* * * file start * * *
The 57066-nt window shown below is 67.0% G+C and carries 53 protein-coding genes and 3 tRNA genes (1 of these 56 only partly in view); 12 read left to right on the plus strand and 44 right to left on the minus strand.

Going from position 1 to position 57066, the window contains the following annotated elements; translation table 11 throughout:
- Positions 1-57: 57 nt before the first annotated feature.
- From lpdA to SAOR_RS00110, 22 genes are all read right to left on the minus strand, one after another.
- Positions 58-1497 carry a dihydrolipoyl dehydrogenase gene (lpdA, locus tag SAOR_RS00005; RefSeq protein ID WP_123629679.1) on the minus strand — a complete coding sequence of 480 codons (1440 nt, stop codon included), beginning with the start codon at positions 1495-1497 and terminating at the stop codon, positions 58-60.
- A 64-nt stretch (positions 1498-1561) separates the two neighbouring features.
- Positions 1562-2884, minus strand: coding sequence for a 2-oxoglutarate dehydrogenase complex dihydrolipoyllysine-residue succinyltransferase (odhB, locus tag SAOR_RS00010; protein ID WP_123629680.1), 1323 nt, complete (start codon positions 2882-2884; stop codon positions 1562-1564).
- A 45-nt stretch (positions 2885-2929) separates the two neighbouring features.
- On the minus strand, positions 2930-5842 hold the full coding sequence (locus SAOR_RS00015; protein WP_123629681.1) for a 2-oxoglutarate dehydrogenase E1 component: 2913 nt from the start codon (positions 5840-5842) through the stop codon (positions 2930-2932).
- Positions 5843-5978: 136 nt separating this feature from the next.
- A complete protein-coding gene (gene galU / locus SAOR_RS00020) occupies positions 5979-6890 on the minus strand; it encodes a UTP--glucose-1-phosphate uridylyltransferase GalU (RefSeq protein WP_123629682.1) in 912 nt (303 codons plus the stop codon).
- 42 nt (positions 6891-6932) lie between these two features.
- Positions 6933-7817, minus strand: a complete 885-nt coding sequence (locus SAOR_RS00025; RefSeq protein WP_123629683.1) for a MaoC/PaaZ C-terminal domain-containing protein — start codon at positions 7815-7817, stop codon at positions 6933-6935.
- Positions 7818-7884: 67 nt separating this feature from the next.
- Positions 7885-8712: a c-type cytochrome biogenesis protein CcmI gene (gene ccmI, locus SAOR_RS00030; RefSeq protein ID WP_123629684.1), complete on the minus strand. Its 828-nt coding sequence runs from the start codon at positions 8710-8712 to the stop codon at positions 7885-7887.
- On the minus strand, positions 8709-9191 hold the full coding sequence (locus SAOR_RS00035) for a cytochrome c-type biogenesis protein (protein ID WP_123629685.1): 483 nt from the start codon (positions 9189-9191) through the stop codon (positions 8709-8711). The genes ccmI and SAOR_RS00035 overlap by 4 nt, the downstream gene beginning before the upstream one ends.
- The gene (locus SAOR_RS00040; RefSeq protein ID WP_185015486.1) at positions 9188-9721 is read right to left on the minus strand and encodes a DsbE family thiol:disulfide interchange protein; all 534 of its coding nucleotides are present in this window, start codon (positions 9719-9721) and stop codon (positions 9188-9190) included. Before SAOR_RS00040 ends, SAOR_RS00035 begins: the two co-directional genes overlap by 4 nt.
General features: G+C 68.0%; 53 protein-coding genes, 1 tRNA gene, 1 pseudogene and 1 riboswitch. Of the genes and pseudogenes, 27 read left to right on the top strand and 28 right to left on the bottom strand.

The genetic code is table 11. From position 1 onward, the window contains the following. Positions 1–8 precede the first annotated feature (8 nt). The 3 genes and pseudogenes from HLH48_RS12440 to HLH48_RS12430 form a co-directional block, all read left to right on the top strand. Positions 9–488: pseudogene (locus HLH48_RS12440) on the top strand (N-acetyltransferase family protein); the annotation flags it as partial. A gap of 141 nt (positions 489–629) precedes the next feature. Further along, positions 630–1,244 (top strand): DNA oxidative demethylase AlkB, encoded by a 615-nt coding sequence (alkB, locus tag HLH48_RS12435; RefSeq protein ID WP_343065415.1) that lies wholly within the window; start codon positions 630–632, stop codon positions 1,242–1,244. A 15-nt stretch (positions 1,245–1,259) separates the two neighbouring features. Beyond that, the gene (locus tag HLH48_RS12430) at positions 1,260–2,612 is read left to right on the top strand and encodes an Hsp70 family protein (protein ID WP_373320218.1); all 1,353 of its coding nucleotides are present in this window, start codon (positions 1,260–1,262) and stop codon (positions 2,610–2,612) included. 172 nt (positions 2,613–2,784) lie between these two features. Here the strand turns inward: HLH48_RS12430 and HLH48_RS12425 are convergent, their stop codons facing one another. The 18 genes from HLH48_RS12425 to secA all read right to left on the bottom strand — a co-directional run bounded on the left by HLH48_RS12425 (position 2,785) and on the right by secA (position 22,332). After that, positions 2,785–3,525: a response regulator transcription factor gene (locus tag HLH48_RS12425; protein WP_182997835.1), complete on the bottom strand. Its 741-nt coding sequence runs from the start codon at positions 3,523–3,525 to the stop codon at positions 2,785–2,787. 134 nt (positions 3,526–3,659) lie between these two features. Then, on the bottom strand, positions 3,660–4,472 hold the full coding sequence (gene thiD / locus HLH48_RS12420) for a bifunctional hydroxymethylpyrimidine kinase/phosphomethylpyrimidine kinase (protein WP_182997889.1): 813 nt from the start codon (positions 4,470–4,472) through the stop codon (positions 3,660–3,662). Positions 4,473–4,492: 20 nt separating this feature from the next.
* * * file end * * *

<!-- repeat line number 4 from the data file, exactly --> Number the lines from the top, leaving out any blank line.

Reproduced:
- From lpdA to SAOR_RS00110, 22 genes are all read right to left on the minus strand, one after another.